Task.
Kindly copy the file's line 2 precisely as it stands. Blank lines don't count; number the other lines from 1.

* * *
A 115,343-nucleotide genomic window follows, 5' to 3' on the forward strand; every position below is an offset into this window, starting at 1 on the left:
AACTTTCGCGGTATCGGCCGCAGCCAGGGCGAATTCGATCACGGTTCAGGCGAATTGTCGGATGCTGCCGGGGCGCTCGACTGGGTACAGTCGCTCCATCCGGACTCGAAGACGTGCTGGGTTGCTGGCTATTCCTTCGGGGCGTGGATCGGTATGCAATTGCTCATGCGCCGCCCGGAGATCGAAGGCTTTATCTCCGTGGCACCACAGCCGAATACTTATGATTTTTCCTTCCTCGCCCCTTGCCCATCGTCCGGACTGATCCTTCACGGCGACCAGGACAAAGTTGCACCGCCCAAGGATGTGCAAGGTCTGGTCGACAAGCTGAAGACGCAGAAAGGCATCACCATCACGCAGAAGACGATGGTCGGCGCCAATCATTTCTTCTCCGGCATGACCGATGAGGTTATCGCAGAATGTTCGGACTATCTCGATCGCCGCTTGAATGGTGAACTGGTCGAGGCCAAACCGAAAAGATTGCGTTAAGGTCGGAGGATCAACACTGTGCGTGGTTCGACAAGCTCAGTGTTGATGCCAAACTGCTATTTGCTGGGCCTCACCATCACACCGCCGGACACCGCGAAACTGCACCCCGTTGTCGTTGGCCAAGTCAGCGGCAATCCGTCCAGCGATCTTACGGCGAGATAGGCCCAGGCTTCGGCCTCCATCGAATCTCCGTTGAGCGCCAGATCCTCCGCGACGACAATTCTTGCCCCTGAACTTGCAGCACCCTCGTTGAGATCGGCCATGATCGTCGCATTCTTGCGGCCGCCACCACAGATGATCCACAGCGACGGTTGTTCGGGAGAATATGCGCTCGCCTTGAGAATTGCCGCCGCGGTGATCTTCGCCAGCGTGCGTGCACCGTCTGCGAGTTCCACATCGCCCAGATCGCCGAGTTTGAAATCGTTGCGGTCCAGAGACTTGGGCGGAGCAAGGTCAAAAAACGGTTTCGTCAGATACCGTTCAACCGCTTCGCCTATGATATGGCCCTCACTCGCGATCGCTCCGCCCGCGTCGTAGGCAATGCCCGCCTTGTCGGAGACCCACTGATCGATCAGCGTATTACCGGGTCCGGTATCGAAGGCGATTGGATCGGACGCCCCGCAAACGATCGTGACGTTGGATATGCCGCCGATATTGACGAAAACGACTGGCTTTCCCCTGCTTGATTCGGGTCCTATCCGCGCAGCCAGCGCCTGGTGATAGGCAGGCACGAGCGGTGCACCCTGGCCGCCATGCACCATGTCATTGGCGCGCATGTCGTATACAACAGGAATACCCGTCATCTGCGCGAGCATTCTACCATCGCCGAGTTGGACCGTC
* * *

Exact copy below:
AACTTTCGCGGTATCGGCCGCAGCCAGGGCGAATTCGATCACGGTTCAGGCGAATTGTCGGATGCTGCCGGGGCGCTCGACTGGGTACAGTCGCTCCATCCGGACTCGAAGACGTGCTGGGTTGCTGGCTATTCCTTCGGGGCGTGGATCGGTATGCAATTGCTCATGCGCCGCCCGGAGATCGAAGGCTTTATCTCCGTGGCACCACAGCCGAATACTTATGATTTTTCCTTCCTCGCCCCTTGCCCATCGTCCGGACTGATCCTTCACGGCGACCAGGACAAAGTTGCACCGCCCAAGGATGTGCAAGGTCTGGTCGACAAGCTGAAGACGCAGAAAGGCATCACCATCACGCAGAAGACGATGGTCGGCGCCAATCATTTCTTCTCCGGCATGACCGATGAGGTTATCGCAGAATGTTCGGACTATCTCGATCGCCGCTTGAATGGTGAACTGGTCGAGGCCAAACCGAAAAGATTGCGTTAAGGTCGGAGGATCAACACTGTGCGTGGTTCGACAAGCTCAGTGTTGATGCCAAACTGCTATTTGCTGGGCCTCACCATCACACCGCCGGACACCGCGAAACTGCACCCCGTTGTCGTTGGCCAAGTCAGCGGCAATCCGTCCAGCGATCTTACGGCGAGATAGGCCCAGGCTTCGGCCTCCATCGAATCTCCGTTGAGCGCCAGATCCTCCGCGACGACAATTCTTGCCCCTGAACTTGCAGCACCCTCGTTGAGATCGGCCATGATCGTCGCATTCTTGCGGCCGCCACCACAGATGATCCACAGCGACGGTTGTTCGGGAGAATATGCGCTCGCCTTGAGAATTGCCGCCGCGGTGATCTTCGCCAGCGTGCGTGCACCGTCTGCGAGTTCCACATCGCCCAGATCGCCGAGTTTGAAATCGTTGCGGTCCAGAGACTTGGGCGGAGCAAGGTCAAAAAACGGTTTCGTCAGATACCGTTCAACCGCTTCGCCTATGATATGGCCCTCACTCGCGATCGCTCCGCCCGCGTCGTAGGCAATGCCCGCCTTGTCGGAGACCCACTGATCGATCAGCGTATTACCGGGTCCGGTATCGAAGGCGATTGGATCGGACGCCCCGCAAACGATCGTGACGTTGGATATGCCGCCGATATTGACGAAAACGACTGGCTTTCCCCTGCTTGATTCGGGTCCTATCCGCGCAGCCAGCGCCTGGTGATAGGCAGGCACGAGCGGTGCACCCTGGCCGCCATGCACCATGTCATTGGCGCGCATGTCGTATACAACAGGAATACCCGTCATCTGCGCGAGCATTCTACCATCGCCGAGTTGGACCGTC